That aside, this song gets under your skin for some reason. It's that way with most of Dylan's numbers. Sometimes it's just a few phrases here and there that make a lot of sense, and sort of defy time, like:
"I used to care but things have changed"
"People are crazy and times have changed"
I've been trying to get as far away from myself as I can"
"You can't win with a losing hand"
"All the truth in the world adds up to one big lie"
And how he pauses at 'it' in eternity to rhyme with the other 'it's in the preceding lines.
“I don’t think people die, they just go to department stores”.
As I went around the exhibition halls at the Mori Art Museum in the confusingly sprawling Roppongi Hills, Tokyo, featuring the creative output of the 15-minute man, I wondered where Andy Warhol would be without Campbell soup cans and screen-printing? Really. You take away those two from him, and it’s like taking away the cape and the weird-arm flying posture from Superman. They’re just not the same without their trademark symbols.
Most of his work featured Campbell cans and celebrity images souped up (ha!) with screen-printing technology. Apparently, he would copy a picture from a pop art magazine over and over using screen-printing, paste them on a canvas and put them up.
The exhibit had a section with his time capsules containing several of his everyday collections of things like magazines, doctor’s prescriptions, scrap papers and such.
The walls were printed with some of his sayings which were quite interesting. Here are a few:
“I never wanted to be a painter, I’ve always wanted to be a tap dancer instead.”
“I think everyone should be a machine”
“I had a job looking through fashion magazines in a department store at fifty cents an hour to look for ideas. I don’t ever remember finding one or getting one.”
“I used to work for these magazines, I thought I was being original and they wouldn’t want it, that’s’ when I stopped being imaginative.”
“My instinct says if I don’t think about it, it’s right. As soon as you have to decide and choose, it’s wrong.”
“I don’t think people die, they just go to department stores”.
And there were times when he was literally taking the piss. He used to urinate on canvas with a copper based paint and the resulting p(ee)aintings were sold as oxidation artworks. You should read the critics gushing about it. One compares it to the ancient art of alchemy and says Warhol alchemically was converting his own urine into art. It’s amazing what you can do when you have more than 15 minutes of fame and to what groveling lengths your critics would go to justify and rationalize everything that comes out of you. Literally.
That said, it was half a day well spent, although it left me wondering where he is now. Probably at a department store, you know, the aisle where the soup cans are?
Continuing with the Bardesque theme, I noticed that my iPhone battery drained to zero percent overnight. Again. And, like the previous time, I hadn’t sent an email or a message, made a call or watched a clip, nothing. In fact, I followed a few tips from a website and turned off notifications, even put the phone on airplane mode (just in case I had one of those flying dreams) as recommended. But still, the battery went and did what it does best. Die, when you least expect it, like a Hollywood celeb. Unfortunately, it's not the case of the good dying young. I believe the new update is the issue, at least that’s what the websites say. Maybe there’s something’s wrong with the calibration. Perhaps 49 is the new 0. I’ve made some more changes to the settings, swiped away apps that I don’t use, let’s see what happens. Hopefully, won’t have to make the Bard on Avon turn in his grave more than necessary.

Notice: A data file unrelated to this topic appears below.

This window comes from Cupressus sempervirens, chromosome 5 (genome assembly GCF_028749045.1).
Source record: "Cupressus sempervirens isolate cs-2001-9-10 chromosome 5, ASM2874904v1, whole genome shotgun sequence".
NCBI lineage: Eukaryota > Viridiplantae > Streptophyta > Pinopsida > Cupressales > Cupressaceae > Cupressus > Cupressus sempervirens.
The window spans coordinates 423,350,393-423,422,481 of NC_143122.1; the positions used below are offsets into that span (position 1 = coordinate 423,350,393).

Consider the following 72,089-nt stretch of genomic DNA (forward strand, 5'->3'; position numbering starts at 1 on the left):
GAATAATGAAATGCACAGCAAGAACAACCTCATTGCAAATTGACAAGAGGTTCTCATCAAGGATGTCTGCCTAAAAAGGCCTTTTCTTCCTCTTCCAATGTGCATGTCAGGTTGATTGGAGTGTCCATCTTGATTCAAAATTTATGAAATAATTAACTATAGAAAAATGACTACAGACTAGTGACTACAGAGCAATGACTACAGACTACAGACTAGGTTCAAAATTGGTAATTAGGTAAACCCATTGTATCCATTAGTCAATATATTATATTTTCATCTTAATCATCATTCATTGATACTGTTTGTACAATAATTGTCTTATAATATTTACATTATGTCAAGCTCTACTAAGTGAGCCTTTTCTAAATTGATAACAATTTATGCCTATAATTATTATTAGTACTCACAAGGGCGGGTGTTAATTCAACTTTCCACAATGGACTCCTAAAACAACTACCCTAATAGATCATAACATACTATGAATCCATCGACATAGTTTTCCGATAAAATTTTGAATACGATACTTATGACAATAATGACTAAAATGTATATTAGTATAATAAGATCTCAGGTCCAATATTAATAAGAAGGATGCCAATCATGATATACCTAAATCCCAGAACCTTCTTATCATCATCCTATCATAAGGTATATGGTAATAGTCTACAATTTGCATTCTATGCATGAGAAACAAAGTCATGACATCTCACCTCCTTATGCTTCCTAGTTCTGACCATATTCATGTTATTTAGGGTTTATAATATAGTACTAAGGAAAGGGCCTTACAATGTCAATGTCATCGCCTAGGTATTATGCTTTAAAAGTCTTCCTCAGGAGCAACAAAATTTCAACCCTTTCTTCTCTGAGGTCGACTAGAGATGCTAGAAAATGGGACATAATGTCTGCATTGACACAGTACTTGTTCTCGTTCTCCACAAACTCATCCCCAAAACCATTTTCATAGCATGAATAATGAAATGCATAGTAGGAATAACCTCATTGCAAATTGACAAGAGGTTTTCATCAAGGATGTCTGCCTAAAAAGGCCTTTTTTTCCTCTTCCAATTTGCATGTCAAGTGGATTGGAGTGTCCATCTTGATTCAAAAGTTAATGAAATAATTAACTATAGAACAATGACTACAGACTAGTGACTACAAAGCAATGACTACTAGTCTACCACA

Out out brief Apple battery.
Charging is but a brief interruption
That fills and drains its hour on the iPhone
To be seen no more
A tale bought by an idiot
Full of apps and games
Maybe the Bard would have said, ‘forsooth’ to those watered down lines if he had been using a smartphone but you get the drift.
My iPhone battery went 49% last night to dead in the morning. I hadn’t made a call, watched a clip or listened to a song. Just like that. Gone. All 49%. Not 29%. Not 15%. But 49%. If you though fireflies had a short life, you probably don’t have an Apple product, all of which uniformly have this malaise plaguing them. From their iPads to MacBooks to iPods. While you are admiring the sleek new iDon’t Know What, its shape, colour (it’s in yellow now!), size and other features, you almost always gloss over the crucial question: how long does the damned battery last?
Talking of ‘i’, it seems to me, an Apple fan (at least until Jobs was around), that the ‘i’ stands for iteration. Not innovation or inventiveness. If you notice, all the recent releases have been variations of the same offering. Smaller iPad, longer iPhone, cheaper, wider, slimmer, five dimensional, in outer space but nothing new and groundbreaking and category-changing revolutions like the iPad or iPhone or iTunes when they were launched. Just more iterations.
Good thing I’m not writing this on my iPhone or iPad but a Mac connected to a power source. Otherwise it would have
There was a time when illiteracy was synonymous with thumbprints. Back home, people who couldn’t sign their names on the dotted lines were usually labeled ‘thumb print’ cases, meaning illiterates. Fast forward to today, when a guy in the office came round getting everybody’s thumbprints on a little glass topped gadget like the ones you see at sophisticated airport immigration counters. This, I was told, was to do away with the card access system (which can be a pain, especially when your wallet is pregnant like Gorge Costanza’s wallet which actually tilts his posture considerably).
It left me marveling at the way human beings shift their perspective over time. From its rather ignominious association with the unlettered, the humble thumb print has come a long way (and is probably holding a Virginia Slims) to be at the forefront of security technology, going where no thumb has gone before, to the final frontier of highly secured office doors everywhere, as if to say, ‘I maybe illiterate but I can get in, can you, you educated punk?’
Thumbs up has an altogether new meaning, don’t you think?